Hudson Mills Metropark: One of several parks in the Huron-‐Clinton Metro parks system, Hudson Mills is just 12 miles northwest of Ann Arbor in Dexter, Michigan. This gem of a park oﬀers walking/biking/ roller blading trails, tennis courts, sokball diamonds, volleyball courts and soccer ﬁelds. There are two 24-‐hole world-‐class disc golf courses and you can even rent discs if you don’t have your own. Plan your day by renFng a canoe at Gallup Park or Argo and get dropped oﬀ at Hudson Mills to paddle downstream on the beauFful Huron River. An 18-‐hole ball golf course is nearby as well!
Canoe and kayak at Argo Cascades, dirt bike at Bandemer Park, and more disc golﬁng is available at Mary Beth Doyle and Bandemer Parks. A brand new 30,000 square feet skatepark is scheduled to open this spring at Veterans Memorial Park and will be free of charge. Bring your swimming suit outdoors at Fuller, Buhr or Veterans Memorial Parks. The city also has many tennis courts available for use.
If you will be on campus this spring/summer, don’t forget that U-‐Move Fitness also has ongoing ﬁtness classes both indoors and out! Enjoy Zumba, yoga, bootcamp, and toning classes, or learn how to play golf, tennis or learn to swim. RegistraFon for spring and summer classes opens on Monday, April 7. Spring classes begin Tuesday, May 6. Classes are value priced too, so get your Move On this summer!
Photo courtesy of moveitpeople.com Contributed by Sheila Calhoun, U-‐Move Fitness & Kidsport Assistant Director
Join the Beyond the Diag Team! Beyond the Diag is looking for oﬀ-‐campus students interested in: • Fostering a greater sense of community • Improving communicaFon between students, the University and the Ann Arbor community • Raising awareness of safety issues • PromoFng responsible ciFzenship to all oﬀ-‐campus students.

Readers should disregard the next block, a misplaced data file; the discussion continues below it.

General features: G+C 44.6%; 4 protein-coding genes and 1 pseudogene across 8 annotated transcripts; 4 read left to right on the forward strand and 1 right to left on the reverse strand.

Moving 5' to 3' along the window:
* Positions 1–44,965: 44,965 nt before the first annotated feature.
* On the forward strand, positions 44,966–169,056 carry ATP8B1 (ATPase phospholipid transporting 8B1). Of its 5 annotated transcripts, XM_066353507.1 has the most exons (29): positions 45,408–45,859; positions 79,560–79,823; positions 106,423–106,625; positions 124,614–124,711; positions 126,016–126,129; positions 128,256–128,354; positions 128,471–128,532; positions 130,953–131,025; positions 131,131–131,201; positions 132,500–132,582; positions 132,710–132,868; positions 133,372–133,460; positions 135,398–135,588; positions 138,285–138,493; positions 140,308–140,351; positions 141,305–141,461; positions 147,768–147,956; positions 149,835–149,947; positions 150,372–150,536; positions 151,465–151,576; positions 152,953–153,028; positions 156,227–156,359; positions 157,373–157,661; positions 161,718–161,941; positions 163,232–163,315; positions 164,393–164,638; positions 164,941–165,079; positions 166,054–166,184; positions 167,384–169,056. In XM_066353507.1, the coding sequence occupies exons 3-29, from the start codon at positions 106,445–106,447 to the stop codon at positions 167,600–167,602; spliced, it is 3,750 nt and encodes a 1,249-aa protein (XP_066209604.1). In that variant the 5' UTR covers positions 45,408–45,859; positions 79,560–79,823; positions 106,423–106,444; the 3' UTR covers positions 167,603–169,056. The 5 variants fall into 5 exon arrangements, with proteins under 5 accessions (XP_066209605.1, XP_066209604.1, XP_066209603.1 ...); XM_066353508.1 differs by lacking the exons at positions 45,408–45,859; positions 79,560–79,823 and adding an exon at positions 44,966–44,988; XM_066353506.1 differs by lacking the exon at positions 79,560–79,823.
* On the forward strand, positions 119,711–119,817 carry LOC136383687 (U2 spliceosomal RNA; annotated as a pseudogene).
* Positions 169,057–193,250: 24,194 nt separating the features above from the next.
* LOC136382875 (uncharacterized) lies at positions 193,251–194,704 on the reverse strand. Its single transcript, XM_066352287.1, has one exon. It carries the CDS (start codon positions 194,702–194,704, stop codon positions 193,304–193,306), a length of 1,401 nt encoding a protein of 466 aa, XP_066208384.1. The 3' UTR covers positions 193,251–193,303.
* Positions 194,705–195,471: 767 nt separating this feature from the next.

We have two categories of jobs available for next term! Visit our website for full job descripFons and apply online!
Neighborhood Ambassadors (NA) reside in one of the near campus neighborhoods. Our NAs serve as liaisons connecFng oﬀ-‐campus students to University resources and coordinate the planning and execuFon of neighborhood speciﬁc events. For a full job descripFon, click here.
Program Assistants (PA)provide leadership, administraFve support, and innovaFve guidance to advance the Beyond the Diag program. PAs hold regular BTD oﬃce hours and are expected to have ﬁrst-‐hand experience and knowledge of student safety issues from a University-‐wide perspecFve. For a full job descripFon click here.
If you have more quesFons about Beyond the Diag, or becoming part of our team, please contact us by either calling the Dean of Students Oﬃce at: 734-‐764-‐7420 or email at: firstname.lastname@example.org.
Traveling Safely One of the many items on your checklists before going abroad should be purchasing the required travel insurance and making sure you are able to stay safe and healthy while being away from home. Through the University of Michigan, you can purchase overseas medical insurance, whether you are traveling with a University program, an outside program, or just for leisure. The plan is cheap and can ensure that you are covered in case of an emergency or health situaFon while you’re abroad.
In addiFon to insurance, here are a few other ways to make sure you stay safe while abroad: